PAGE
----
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A call to artistsabout hexagons

Discussion in 'Civ3 - Creation & Customization' started by Steph, Feb 20, 2010.

  1. Steph

    Steph Multi Many Tasks man Retired Moderator

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    When I was younger, I played wargames, all with hexgons.

    When I started programming my game, I tried both hexagons and squares. Both could work. I continue with squares, because all the graphics here have directions.

    However, hexagons would be much better for range, movement, and also to draw the map: having 8 directions with a difference between sides and corners mae things a lot more difficult to do than nice sde for hexes.

    So I'm considering switching to hexagons. But I would do it only if I have enough graphics available.

    If I can get support from enough artists here, mostly unit makers, to re render stuff with 6 directions, I will do it.

    So, who would be ready to contribute?
    - By re rendering new units?
    - By just making the model/textures/animations available to me so I can re render again myself?

    Note that I don't need FLC, the rendered frames could be enough.

    It could also be a possibility to increase a bit the scale to show a little more details or also to use more than 256 colours and real transparency.
     
  2. Plotinus

    Plotinus Philosopher Administrator

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    Steph, if the rendered frames are enough, then I would be happy to re-render any of my units should you require them. Indeed I can easily reclothe or otherwise alter the models to create new ones specifically for your game if you have gaps in your unit lines. It's all the stuff that comes after rendering that slows me down.
     
  3. Steph

    Steph Multi Many Tasks man Retired Moderator

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    I can work with true colours, so there's no need to create a palette.

    A question. Is it possible for you to render the civ colored parts and the non civcolored part as two different sets of frames?

    My engine allow using " tint". So I could have each animation with two layers. A normal layer, for the non civ coloured part, and a "civ colour" layer, where the parts would actually be white, and too which I could add a red, blue or whatever tint to get the civ colour.
    That's in fact what I'm currently doing with FLC, except I create the two layers from the indexes in the FLC palette.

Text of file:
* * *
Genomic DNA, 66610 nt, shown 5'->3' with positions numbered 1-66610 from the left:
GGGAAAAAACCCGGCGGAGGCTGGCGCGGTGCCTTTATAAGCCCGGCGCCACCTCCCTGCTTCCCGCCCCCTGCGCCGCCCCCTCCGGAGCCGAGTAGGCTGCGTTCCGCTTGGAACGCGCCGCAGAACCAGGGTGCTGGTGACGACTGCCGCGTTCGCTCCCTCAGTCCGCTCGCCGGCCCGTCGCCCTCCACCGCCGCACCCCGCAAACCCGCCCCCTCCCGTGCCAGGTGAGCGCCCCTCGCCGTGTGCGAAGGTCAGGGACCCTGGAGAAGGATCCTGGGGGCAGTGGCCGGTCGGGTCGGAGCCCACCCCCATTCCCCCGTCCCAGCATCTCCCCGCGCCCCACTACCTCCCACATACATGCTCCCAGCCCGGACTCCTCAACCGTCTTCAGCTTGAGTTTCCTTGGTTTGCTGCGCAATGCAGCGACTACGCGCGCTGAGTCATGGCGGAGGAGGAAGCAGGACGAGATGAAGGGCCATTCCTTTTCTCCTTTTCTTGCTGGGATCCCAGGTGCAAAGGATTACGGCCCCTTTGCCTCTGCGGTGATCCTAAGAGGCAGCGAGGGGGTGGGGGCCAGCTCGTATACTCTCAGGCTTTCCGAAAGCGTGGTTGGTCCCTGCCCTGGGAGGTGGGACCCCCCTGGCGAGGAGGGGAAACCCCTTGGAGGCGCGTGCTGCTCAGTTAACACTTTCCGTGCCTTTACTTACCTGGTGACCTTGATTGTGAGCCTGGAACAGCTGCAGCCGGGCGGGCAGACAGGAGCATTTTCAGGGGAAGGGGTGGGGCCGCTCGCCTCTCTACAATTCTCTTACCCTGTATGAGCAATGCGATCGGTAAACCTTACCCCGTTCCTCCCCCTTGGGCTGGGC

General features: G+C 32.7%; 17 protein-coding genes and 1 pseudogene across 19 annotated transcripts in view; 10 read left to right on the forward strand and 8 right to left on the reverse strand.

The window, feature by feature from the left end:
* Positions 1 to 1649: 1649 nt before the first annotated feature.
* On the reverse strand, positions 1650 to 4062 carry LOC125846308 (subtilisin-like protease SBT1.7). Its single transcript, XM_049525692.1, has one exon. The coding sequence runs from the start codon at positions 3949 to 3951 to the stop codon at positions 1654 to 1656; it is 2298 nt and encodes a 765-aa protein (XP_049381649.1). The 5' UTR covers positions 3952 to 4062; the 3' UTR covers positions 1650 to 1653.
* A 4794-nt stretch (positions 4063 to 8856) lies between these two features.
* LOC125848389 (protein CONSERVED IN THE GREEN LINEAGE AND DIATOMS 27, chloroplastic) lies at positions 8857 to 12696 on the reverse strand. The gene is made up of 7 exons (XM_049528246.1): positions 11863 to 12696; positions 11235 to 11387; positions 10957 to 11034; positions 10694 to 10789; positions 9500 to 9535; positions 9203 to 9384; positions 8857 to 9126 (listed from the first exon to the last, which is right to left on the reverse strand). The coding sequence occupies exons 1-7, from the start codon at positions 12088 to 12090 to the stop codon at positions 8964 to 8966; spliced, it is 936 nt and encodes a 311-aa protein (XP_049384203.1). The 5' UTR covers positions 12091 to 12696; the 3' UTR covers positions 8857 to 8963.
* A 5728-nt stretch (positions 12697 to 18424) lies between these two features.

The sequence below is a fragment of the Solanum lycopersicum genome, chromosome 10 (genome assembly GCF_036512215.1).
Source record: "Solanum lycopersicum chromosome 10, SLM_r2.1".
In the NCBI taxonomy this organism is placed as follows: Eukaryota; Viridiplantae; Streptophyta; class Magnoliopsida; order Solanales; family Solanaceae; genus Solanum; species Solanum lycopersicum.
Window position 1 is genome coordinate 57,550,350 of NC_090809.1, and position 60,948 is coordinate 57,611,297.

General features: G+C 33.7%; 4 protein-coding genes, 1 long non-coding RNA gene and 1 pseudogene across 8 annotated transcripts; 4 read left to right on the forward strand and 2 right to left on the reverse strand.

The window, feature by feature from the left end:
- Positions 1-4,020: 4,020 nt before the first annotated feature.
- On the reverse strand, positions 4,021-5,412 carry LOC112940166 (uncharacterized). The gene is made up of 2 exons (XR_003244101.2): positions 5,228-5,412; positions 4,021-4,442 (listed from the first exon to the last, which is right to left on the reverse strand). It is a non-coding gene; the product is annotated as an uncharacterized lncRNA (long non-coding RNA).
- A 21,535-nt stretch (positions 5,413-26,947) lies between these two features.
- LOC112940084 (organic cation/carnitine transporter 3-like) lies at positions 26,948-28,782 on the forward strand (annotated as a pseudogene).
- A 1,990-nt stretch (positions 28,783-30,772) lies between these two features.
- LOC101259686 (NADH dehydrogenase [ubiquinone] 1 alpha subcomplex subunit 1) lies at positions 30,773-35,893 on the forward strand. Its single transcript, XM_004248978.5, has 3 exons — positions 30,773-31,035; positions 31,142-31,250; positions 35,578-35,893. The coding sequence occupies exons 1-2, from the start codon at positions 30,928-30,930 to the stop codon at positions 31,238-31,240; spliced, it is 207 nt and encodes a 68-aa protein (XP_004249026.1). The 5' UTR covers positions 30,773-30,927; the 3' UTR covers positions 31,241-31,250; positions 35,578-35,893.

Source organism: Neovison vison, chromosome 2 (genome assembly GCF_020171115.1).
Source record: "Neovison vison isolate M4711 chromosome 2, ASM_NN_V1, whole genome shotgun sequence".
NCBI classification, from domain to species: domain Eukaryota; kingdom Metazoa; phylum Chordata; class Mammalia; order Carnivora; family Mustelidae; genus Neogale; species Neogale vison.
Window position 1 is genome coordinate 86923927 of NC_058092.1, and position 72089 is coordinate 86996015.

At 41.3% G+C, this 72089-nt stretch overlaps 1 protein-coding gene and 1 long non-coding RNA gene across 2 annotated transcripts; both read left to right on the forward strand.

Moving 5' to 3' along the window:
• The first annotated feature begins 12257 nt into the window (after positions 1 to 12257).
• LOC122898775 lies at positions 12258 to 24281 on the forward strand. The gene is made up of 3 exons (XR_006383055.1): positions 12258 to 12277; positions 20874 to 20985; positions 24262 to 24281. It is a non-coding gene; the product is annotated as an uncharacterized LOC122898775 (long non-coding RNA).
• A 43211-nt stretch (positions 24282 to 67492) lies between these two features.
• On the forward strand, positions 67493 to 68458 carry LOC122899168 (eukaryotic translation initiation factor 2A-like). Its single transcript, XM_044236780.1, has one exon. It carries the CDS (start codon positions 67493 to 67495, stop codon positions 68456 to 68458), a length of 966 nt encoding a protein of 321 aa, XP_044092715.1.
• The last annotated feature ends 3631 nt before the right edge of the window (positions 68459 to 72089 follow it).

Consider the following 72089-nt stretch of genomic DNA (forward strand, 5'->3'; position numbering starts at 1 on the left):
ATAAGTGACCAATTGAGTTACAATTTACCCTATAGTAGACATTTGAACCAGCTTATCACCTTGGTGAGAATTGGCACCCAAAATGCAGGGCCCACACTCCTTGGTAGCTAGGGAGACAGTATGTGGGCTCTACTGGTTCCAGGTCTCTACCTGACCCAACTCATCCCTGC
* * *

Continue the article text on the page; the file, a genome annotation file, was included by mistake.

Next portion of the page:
I could do the same from the rendered frames if they are in two layers.
     
  4. Plotinus

    Plotinus Philosopher Administrator

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    You mean have one set of renders that are of just the civ-coloured parts, and another set that are of just the other parts? I suppose it would be possible to render once with the civ-coloured parts invisible and again with all the other parts invisible, but then the civ-colour renders would show those parts even when they should be hidden by other parts of the unit. I would have thought it would be better to do this through postwork on the renders in Photoshop or similar - presumably it must be possible to edit an image so that all the blue shades are removed, or so that everything but the blue shades is removed, or something like that?
     
  5. Steph

    Steph Multi Many Tasks man Retired Moderator

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    well, the idea would be more to make everything which is non civ colored exactly magenta, so it becomes "invisible" in the civ colored part.
    The problem with using what you are saying is :
    - How can you have a blue civ colour and a non blue civ colour?
    - It's not always easy, when using a true colour render, to know if a part if "blue" or not, ie to see it's really a civ coloured part.

    However, I would be happy to do some work with a poser user to see what are the possibility, and define the best method to render the units.
     
  6. Plotinus

    Plotinus Philosopher Administrator

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    Oh, I see, so on one render the civ-coloured parts would be magenta and everything else normal, and on the other render the civ-coloured parts would be normal (white or whatever colour or colours you want) and everything else magenta. Well, I should think that could be done. We can always experiment.
     
  7. Steph

    Steph Multi Many Tasks man Retired Moderator

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    Well, some experiment in this direction would be nice
     
  8. Takhisis

    Takhisis spells laser with an s

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    up yours!
    Hexagons, if you do them right, surpass square tiles. I'd say go for it, take your time to make the transition, and, well... there's a lot of us who're be willing to help. I'm really making progress in blender so I might do you some models and stuff.
    Also, with hex tiles, you can do spherical maps. Or, at least, near-spherical maps.
    Do you have a subforum or something for your SSS?
     
  9. tom2050

    tom2050 Deity

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    You probably don't need to re-render any units at all though. Hex uses 6 movements instead of 8; an example being the units of Age of Wonders: Shadow Magic, those units simply don't have the north and south move animations.

    HexGrid.jpg

    Now in the hex grid above, there is a slight angle difference between the Square SW, NW, SE, NE movements and the Hex SW, NW, SE, NE movement angles.

    I'm not sure how noticable it would be in game, but if you slightly lengthen the hex diagonals, you should be able to make it pretty much exactly the same angle, so that no Civ3 units would need to be re-rendered at all.

    This would make your game incredibly much more adaptable to be able to use the mass amount of units already available to Civ 3.

    This way, all units can be quickly made to fit your game using any graphics program.

    -----

    When doing recolourations, or adding civ colors to units that are converted... I seperate colors (take blue out of the unit, or add in the appropriate colors) in order to do that, or to recolour certain portions of the unit.